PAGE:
I am a scientist by trade and view the world empirically. Meaning, I learn from observation and experimentation.
In science, just like in life, our experiments often fail and we learn more from those failures.
I have been reflecting back on the plethora of not-so-good experiences I have had up until this point of my life, and I wanted to share with you some of the things I have learned through this scientific method of self-trial and error.
Essentially, I want you to learn from my mistakes.
Embrace Being Wrong
You are going to be wrong. That is part of the journey. In fact, being wrong might be the most important part of the journey.
Every time you do something wrong or fail, you will learn and grow. You then can cross it off the list of things to try so that you don’t repeat it in the future.
When it comes to nutrition, exercise and diets, I don’t like using the word “wrong”, however staying within the context of this article, I will make the exception. Throughout your journey, your diet will go wrong which subsequently effects your goals.
It happens to all of us, even the best (I fall about 3 standard deviations below the best).
But here is one key thing that separates the best from the rest. They admit to the mistakes they made, they do not let their ego get in the way of their progress and they act to correct the wrong doing, rather than pointing the finger at others.
In fact, the quicker you make mistakes the faster you can make the change in order to continue forward progress.
Below are a few mistakes that I have made over the years:
- Trying to put on size and strength while doing a low-carb diet.
- Trying to put on size and strength too fast with too much food.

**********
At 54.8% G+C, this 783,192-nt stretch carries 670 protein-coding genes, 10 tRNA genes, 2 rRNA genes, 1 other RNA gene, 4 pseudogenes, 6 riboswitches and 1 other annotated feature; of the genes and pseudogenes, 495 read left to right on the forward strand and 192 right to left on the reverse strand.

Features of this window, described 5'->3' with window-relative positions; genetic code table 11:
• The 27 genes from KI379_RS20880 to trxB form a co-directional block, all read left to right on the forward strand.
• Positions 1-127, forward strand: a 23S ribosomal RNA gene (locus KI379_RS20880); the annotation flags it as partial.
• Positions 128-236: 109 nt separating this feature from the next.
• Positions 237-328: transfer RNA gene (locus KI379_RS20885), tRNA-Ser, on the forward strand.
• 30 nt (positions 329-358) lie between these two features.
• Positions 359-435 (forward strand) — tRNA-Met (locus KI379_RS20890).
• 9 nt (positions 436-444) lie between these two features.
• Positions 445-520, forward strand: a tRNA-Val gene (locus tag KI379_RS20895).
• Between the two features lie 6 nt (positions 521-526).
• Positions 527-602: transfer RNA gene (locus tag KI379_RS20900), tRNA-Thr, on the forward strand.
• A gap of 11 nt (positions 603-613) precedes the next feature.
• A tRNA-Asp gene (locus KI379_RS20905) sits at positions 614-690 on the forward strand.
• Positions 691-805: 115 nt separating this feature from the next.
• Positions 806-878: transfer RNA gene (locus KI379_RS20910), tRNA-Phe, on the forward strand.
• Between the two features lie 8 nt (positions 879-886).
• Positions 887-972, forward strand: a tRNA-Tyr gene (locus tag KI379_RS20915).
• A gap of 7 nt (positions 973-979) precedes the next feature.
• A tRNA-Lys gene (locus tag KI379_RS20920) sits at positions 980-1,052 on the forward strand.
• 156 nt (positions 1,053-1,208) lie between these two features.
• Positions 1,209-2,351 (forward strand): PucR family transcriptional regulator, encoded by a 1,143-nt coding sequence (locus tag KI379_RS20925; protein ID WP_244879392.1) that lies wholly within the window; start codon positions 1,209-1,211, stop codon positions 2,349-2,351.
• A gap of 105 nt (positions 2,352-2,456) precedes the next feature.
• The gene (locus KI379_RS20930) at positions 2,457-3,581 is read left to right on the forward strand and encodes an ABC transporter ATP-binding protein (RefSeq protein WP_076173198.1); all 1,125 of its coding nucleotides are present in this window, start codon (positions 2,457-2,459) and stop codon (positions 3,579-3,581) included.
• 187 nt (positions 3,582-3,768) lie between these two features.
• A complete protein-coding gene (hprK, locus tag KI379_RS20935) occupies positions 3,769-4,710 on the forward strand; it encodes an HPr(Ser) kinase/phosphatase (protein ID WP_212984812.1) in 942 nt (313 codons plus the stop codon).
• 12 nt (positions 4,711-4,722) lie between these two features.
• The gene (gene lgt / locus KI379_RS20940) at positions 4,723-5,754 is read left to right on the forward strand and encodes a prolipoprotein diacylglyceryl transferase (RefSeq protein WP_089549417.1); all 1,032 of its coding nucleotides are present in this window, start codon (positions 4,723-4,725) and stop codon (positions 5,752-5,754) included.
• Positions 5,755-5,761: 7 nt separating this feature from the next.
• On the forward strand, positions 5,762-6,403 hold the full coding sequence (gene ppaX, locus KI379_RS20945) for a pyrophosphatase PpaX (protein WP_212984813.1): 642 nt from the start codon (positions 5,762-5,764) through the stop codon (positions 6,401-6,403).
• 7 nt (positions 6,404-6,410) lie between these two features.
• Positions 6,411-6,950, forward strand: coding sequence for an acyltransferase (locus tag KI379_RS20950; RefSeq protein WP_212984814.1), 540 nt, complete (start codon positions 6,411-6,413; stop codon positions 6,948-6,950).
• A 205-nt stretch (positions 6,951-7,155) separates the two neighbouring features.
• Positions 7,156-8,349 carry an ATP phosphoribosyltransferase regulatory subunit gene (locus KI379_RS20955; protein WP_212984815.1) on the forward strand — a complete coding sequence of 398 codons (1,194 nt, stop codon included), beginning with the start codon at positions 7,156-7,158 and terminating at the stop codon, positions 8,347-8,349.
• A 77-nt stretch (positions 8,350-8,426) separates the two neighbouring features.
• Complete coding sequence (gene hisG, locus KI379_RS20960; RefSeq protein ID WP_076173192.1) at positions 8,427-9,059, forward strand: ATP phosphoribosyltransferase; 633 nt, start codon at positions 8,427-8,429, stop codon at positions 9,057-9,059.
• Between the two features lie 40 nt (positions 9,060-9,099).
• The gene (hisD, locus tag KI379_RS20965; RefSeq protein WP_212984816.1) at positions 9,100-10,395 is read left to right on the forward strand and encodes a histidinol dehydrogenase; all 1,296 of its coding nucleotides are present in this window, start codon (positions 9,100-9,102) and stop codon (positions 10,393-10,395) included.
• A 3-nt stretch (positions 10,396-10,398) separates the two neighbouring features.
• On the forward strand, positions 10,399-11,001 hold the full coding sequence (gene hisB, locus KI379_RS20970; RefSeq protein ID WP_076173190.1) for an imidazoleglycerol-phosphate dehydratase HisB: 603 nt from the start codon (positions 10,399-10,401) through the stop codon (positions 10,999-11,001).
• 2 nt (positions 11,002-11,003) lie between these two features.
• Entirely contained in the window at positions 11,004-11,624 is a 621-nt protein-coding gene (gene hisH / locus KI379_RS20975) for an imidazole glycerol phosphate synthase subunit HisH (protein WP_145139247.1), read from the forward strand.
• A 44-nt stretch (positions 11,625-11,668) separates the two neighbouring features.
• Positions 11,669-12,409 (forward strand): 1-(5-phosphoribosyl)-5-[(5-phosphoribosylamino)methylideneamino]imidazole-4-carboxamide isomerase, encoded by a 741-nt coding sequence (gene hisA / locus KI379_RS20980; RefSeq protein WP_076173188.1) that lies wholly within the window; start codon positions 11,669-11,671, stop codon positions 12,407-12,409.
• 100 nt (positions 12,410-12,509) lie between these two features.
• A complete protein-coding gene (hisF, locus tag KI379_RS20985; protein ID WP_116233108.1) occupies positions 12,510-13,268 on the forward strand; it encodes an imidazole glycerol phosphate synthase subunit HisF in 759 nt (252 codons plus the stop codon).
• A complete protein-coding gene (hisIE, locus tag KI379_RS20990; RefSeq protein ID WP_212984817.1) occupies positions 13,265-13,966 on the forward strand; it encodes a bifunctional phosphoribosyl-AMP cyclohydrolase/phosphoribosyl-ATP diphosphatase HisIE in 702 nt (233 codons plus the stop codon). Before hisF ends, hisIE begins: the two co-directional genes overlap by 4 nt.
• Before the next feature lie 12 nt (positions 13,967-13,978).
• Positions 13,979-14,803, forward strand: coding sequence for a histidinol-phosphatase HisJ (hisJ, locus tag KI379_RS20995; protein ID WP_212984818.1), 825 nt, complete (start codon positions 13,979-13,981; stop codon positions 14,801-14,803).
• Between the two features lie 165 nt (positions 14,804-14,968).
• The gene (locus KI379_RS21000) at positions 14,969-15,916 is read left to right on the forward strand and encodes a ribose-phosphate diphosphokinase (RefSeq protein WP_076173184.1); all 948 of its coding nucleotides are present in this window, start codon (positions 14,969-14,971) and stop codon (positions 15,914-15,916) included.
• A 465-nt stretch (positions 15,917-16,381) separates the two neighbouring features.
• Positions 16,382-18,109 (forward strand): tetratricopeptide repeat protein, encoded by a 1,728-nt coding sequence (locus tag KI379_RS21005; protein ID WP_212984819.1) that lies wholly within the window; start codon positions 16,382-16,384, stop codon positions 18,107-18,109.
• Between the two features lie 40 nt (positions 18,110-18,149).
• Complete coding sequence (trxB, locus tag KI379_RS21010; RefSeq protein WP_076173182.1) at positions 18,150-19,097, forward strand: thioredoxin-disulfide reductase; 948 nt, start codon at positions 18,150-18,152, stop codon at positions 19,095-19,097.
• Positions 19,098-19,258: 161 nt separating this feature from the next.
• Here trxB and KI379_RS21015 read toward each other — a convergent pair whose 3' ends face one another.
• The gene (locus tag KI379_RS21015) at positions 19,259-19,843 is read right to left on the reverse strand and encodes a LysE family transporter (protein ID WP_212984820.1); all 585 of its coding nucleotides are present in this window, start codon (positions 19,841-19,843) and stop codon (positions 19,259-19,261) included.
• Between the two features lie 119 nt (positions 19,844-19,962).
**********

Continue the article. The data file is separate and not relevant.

- Not consistently eating enough.
- Not taking my nutrition seriously enough.
- Taking my own nutrition way too seriously.
- Assuming I had the best answer for every question.
That is just the beginning of the list and I look forward to adding to it.
In short, allow yourself to be wrong. Try something, be honest in your evaluation of the success or failure of it, and then act on that.
Building Muscle Takes Patience and Flexibility
I am going to repeat this one more time. Building muscle takes patience and flexibility.
Despite what most articles like “The 4 Hour Hack to Acquire a Six Pack” inform you, building muscle takes a lot of time.
There is a reason most successful body-builders are not people in their late teens or early twenties (disclaimer: there are exceptions to this rule). Accumulating massive amounts of tissue takes time and you have to be ok with that. Shaping your body is a marathon, it is no sprint.
You also have to be flexible in your training style and your nutrition.
Muscle growth occurs along a spectrum of rep ranges and loading schemes. There is a lot of benefit to going through periods of High Load, Low Rep style training and there is a lot of benefit going through periods of Low Load, High Rep Training. Utilize the full spectrum just like you would use the full spectrum of colors when it comes to eating vegetables and fruit.
For most of us, eating a super strict and ‘clean’ diet (a la the chicken, kale, and the super powers of tilapia thinning the skin) is going to make putting on substantial amounts of muscle mass almost impossible.
Why? I’m glad you asked. First, you need calories to build tissue, and in order to get enough you’ll have to eat more than fish, chicken and kale to do so.
Second, you need a plan that is sustainable over long periods. Although individual’s pallets will vary, and some people may like the same foods day after day (nothing wrong with this), most of us love our cake and want to eat it too.
Building in flexibility into your diet and taking the long view is incredibly important, which is why being able to enjoy that piece of cake from time-to-time is impeccable to your health and psyche.